This is a refreshed version of our review guidelines. Previously we only gave scores to games and verbal verdicts for other content and hardware, before changing to a single five-point scale. Now we’re evolving to a no-point labeling system. For reference, here is the old scale.
The VR industry is growing bigger by the day, and consumers have more choice than ever when it comes to games, films or other types of experiences to purchase for a variety of headsets. At UploadVR, we take pride in providing balanced, informative reviews of VR software to help you make the right purchasing choices in an increasingly crowded field.
In October 2019 we retired our 10-point review scale in favor of a five-star system. On March 14th 2022, we further refined the system to focus on three labels and a broader unlabeled category rather than a numeric score. This system features four categories: Essential, Recommended, Avoid and reviews that are unlabeled. With the industry still finding its feel, we feel this system will enable us to deliver confident, fair criticism of experiences to let you know if they’re worth your money. You can read more about the reasoning behind our most recent change here.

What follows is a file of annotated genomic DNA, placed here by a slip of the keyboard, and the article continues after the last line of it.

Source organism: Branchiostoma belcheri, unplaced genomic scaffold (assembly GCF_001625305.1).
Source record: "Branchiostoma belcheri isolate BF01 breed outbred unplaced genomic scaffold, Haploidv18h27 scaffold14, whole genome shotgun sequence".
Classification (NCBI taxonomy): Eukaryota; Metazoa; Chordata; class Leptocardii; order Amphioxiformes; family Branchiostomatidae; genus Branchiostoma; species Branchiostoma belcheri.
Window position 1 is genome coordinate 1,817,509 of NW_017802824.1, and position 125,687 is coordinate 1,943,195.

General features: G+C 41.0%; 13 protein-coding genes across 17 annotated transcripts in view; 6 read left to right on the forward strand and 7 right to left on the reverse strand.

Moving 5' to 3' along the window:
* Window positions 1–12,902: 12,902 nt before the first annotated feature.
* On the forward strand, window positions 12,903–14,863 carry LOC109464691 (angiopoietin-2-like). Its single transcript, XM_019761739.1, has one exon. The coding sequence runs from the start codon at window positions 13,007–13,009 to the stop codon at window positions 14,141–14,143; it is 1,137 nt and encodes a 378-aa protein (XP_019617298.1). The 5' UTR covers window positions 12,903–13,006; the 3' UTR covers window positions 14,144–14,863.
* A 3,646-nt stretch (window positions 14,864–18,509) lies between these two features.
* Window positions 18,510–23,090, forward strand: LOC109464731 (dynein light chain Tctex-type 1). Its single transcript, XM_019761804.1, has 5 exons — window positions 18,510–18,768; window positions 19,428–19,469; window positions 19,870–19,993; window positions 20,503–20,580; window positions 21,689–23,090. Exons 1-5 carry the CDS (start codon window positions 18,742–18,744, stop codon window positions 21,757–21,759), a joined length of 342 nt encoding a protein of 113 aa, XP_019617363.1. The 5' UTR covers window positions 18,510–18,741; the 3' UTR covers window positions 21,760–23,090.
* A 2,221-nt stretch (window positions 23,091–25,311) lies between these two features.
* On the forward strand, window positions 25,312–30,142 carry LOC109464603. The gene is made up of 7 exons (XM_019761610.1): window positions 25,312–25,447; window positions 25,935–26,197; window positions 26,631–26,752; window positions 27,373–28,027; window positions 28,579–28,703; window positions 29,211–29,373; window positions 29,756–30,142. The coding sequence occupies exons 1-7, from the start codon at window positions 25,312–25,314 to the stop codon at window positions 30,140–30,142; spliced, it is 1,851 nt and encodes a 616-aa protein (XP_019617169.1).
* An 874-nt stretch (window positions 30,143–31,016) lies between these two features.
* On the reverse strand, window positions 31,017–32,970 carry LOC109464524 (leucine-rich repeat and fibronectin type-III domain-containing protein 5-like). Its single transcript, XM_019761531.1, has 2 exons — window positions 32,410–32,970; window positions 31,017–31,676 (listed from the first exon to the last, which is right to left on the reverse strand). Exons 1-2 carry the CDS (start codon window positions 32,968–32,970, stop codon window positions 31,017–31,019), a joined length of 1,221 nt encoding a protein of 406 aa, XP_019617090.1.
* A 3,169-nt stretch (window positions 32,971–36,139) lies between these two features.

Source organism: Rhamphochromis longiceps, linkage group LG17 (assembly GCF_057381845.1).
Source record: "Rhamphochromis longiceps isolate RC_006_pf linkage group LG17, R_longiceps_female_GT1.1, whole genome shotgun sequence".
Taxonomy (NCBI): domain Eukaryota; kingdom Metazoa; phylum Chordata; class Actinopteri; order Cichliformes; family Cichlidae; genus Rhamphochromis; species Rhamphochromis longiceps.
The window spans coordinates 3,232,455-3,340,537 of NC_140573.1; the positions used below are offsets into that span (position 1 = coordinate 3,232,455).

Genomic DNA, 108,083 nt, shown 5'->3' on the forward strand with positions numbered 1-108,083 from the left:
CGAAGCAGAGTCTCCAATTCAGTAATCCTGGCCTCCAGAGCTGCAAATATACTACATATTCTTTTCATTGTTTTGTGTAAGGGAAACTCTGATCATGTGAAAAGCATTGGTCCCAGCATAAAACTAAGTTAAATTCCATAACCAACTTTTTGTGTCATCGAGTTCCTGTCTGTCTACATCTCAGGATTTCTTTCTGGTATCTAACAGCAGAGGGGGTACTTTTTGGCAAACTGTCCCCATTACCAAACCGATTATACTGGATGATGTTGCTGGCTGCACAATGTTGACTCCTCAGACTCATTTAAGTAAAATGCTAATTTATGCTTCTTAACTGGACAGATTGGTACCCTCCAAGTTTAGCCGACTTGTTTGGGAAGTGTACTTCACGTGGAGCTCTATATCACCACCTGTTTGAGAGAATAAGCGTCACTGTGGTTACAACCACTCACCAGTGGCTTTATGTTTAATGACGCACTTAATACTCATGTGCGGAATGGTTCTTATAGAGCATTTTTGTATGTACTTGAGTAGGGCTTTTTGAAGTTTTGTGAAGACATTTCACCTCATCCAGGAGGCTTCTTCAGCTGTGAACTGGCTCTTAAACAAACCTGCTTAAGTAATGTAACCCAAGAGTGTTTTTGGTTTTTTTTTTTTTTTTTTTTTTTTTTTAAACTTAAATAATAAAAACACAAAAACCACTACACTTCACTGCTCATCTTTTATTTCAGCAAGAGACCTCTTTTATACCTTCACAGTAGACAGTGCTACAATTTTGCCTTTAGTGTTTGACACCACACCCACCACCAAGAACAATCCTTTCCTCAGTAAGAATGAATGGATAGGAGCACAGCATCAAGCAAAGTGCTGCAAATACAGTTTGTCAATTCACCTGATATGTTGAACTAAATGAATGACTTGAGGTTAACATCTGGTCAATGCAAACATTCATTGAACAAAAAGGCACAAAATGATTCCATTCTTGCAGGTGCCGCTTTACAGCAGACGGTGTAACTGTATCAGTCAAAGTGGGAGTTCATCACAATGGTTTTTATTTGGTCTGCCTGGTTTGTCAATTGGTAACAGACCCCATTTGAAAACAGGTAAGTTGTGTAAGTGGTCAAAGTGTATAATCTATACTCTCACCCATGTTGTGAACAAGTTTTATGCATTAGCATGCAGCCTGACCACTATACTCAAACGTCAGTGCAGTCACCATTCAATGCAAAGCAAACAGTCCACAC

You won’t see these ratings on impressions for Early Access titles. From time to time we may also publish a review-in-progress. This means that we haven’t seen enough of the experience to render a final verdict, such as in the case of games with multiplayer that isn’t active pre-launch. In those cases, the review-in-progress will be published without a score and will be finalized, then republished with a final verdict. It will not be a new URL, but just an update to the in-progress review to make it final. This means some content of the review may change.
Here’s our review breakdown guideline on what each category means for a review at UploadVR:
UploadVR Review Labels
An Essential is something that we feel anyone with a VR headset needs to experience. These apps represent the best-in-class for their genre or style and, although they may have one or two issues, they otherwise brilliantly capture the tone and feeling they were aiming for. Completely thrilling, entirely unique and/or utterly immersive, you can expect to see only a few Essential releases throughout the year.
For Example: Ultrawings 2 is a game that accomplishes everything it sets out to do with a massive amount of compelling, polished content. Demeo perfectly distills the game night experience into a social VR title you can’t easily replicate on a flatscreen. Half-Life: Alyx is an uncompromising blockbuster shooter that raises the bar for AAA VR titles to come. Battlescar is a ferocious VR movie that shows you just how different and dynamic this form of storytelling can be.